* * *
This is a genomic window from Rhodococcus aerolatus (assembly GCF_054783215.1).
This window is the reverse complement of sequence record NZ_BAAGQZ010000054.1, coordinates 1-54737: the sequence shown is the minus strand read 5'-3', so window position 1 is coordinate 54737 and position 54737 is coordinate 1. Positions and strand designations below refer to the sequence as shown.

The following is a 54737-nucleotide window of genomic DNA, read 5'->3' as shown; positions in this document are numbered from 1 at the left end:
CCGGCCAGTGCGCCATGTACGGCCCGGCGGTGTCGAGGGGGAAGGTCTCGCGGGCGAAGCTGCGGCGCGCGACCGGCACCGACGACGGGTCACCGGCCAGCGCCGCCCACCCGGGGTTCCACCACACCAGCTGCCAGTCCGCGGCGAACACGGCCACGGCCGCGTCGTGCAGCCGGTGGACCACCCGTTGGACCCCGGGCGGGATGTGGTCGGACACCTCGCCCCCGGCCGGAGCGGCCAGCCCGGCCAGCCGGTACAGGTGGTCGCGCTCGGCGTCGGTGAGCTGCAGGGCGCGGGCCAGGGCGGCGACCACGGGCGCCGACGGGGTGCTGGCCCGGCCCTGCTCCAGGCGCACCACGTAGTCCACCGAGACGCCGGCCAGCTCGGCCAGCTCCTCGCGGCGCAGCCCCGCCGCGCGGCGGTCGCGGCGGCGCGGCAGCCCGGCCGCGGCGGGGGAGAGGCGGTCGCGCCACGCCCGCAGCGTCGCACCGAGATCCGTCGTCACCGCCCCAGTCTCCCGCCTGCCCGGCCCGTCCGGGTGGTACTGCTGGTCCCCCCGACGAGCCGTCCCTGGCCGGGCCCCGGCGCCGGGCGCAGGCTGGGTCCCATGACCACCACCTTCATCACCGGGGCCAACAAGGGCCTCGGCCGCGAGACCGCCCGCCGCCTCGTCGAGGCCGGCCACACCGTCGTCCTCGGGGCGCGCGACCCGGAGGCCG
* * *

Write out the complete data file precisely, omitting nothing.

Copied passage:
This is a genomic window from Rhodococcus aerolatus (assembly GCF_054783215.1).
This window is the reverse complement of sequence record NZ_BAAGQZ010000054.1, coordinates 1-54737: the sequence shown is the minus strand read 5'-3', so window position 1 is coordinate 54737 and position 54737 is coordinate 1. Positions and strand designations below refer to the sequence as shown.

The following is a 54737-nucleotide window of genomic DNA, read 5'->3' as shown; positions in this document are numbered from 1 at the left end:
CCGGCCAGTGCGCCATGTACGGCCCGGCGGTGTCGAGGGGGAAGGTCTCGCGGGCGAAGCTGCGGCGCGCGACCGGCACCGACGACGGGTCACCGGCCAGCGCCGCCCACCCGGGGTTCCACCACACCAGCTGCCAGTCCGCGGCGAACACGGCCACGGCCGCGTCGTGCAGCCGGTGGACCACCCGTTGGACCCCGGGCGGGATGTGGTCGGACACCTCGCCCCCGGCCGGAGCGGCCAGCCCGGCCAGCCGGTACAGGTGGTCGCGCTCGGCGTCGGTGAGCTGCAGGGCGCGGGCCAGGGCGGCGACCACGGGCGCCGACGGGGTGCTGGCCCGGCCCTGCTCCAGGCGCACCACGTAGTCCACCGAGACGCCGGCCAGCTCGGCCAGCTCCTCGCGGCGCAGCCCCGCCGCGCGGCGGTCGCGGCGGCGCGGCAGCCCGGCCGCGGCGGGGGAGAGGCGGTCGCGCCACGCCCGCAGCGTCGCACCGAGATCCGTCGTCACCGCCCCAGTCTCCCGCCTGCCCGGCCCGTCCGGGTGGTACTGCTGGTCCCCCCGACGAGCCGTCCCTGGCCGGGCCCCGGCGCCGGGCGCAGGCTGGGTCCCATGACCACCACCTTCATCACCGGGGCCAACAAGGGCCTCGGCCGCGAGACCGCCCGCCGCCTCGTCGAGGCCGGCCACACCGTCGTCCTCGGGGCGCGCGACCCGGAGGCCG